25th July, 2018
The Association of Waste Managers of Nigeria (AWAM) has decried the inability of its members to access the dump sites in Lagos State.
The chairman of AWAM, Mr Oladipo Egbeyemi, told the News Agency of Nigeria (NAN) that the Private Sector Participation (PSP) operators were being subjected to selective service at the dump sites.
Egbeyemi said that the trucks of the operators were usually kept on queue up to four days at the dump sites, but Visionscape’s trucks were allowed to dump their refuse with ease.
He said that the association recently engaged the concessionaire of Solous dump site at Igando on the need to improve the Lagos State waste collection.
The chairman said that the queue lasted at the site for four days, but after engaging the concessionaire, it reduced to one to two days.
According to him, the only way waste operators can work properly is by making the end place for refuse accessible, and making it viable by shortening the turnaround time.
“The waste we pack are very cohesive in nature. When waste decomposes, they bring out corrosive and hazardous gases.
“So, while the truck is on the queue waiting for hours and days, it is slowly corroding the metal of the truck, by so doing, also killing the business slowly.
“The Epe dump site is an eyesore. The Epe dump site is subjecting operators to selective service.
“While the PSP operators are waiting on queue following due process to dump waste, Visionscape trucks come into view, do not queue, go straight inside to empty the trucks, while the operators are still on queue for three to four days.
“The same queue occurs at the Ewu Elepe dump site in Ikorodu and the leading roads to the dump site are extremely hazardous,’’ he said.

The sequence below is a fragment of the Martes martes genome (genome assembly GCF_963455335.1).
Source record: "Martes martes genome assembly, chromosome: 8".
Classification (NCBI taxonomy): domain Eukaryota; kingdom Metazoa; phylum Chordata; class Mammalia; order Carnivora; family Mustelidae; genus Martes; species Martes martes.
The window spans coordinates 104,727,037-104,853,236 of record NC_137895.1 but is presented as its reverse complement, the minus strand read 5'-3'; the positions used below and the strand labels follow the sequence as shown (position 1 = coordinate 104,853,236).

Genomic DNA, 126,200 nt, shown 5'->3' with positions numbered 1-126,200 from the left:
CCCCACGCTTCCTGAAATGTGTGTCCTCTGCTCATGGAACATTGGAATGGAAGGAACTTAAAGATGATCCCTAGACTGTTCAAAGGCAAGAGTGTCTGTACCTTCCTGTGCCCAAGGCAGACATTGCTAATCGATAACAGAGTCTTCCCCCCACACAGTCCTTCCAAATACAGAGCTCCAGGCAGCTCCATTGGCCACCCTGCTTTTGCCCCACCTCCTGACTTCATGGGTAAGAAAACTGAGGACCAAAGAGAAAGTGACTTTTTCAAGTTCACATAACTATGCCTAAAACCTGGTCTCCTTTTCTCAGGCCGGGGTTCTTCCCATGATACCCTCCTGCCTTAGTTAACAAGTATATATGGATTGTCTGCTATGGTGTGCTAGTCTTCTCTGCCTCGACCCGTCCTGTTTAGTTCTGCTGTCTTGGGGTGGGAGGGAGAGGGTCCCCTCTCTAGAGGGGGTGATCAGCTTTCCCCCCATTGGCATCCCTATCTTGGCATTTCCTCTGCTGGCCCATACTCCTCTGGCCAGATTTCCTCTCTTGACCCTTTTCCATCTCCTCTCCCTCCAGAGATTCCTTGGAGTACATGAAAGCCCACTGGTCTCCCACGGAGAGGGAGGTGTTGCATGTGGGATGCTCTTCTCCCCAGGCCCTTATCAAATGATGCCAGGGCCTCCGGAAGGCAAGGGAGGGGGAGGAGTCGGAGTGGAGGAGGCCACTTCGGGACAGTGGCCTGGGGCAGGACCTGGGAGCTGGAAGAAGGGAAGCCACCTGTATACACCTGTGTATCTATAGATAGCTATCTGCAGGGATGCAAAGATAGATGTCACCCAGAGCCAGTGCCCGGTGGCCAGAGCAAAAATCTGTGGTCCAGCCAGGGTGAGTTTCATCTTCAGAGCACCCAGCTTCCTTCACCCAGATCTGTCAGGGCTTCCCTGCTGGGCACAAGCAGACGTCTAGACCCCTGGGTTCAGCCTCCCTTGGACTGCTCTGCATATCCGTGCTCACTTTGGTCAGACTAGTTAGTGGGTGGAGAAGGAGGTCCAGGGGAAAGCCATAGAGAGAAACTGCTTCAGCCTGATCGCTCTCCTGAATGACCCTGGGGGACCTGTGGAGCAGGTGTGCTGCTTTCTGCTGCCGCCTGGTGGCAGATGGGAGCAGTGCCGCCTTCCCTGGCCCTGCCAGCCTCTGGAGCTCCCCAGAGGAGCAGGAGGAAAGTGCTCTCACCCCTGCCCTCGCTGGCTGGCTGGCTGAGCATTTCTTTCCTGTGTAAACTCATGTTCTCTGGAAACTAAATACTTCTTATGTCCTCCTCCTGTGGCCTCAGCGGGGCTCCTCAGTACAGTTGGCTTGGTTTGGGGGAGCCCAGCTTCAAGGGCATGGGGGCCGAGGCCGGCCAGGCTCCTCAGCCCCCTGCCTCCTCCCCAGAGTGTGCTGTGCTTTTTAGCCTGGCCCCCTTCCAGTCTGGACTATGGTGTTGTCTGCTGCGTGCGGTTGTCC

Egbeyemi said that a lot of trucks had capsized because the roads were muddy and slippery, which also made the trucks stay longer than necessary.
He said that due to the inaccessibility of the roads to the dump sites, trucks were unable to leave the platform after they dump, thereby subjecting them to further damage by the caterpillars.
“Dumpsites need a lot of infusion of funds to be able to manage them on a daily basis.
“In those days, we used to have up to five graders working simultaneously and we used to have many platforms.
“While one platform is worked upon, trucks will be directed to another platform, so it was a continuous process, not only during the day, but at night.
“But what we have today are dump sites operating only during the day and not properly operated.
“Instead of having one or two hours turnaround time, we are having a two to four days turnaround time, and ripple effect is what we have on the streets today,’’ he said.
Egbeyemi called on government to recapitalise the dump sites and assist the concessionaires of the dump sites for the good of the environment and state.
“We have always told government that there can never be any expert more than waste managers because we have been in this business over two decades.
“We know the job, we know the communities, we know where government can infuse money,’’ he said.
The chairman said that since the waste management problem started, government had met the waste managers twice.
“We have only seen the government twice; that is, in September 2016 and in January 2018.
“We have written uncountable letters seeking audience with his Excellency, proffering solutions on the way forward, we have never received any reply to those letters.
“What we have been seeing is that government is ignoring the PSP operators and picking few of us to work against us,’’ he said.
Mr Adebola Shabi, the Special Adviser to the Governor on Cleaner Lagos Initiative (CLI), said that government was a listening one that did not want any business to become paralysed.
Shabi said that government was working to put the roads to the dumpsites in order.
He said that the administration was working on establishing more Transfer Loading Stations (TLS), so that operators would not have to travel far to the dumpsites.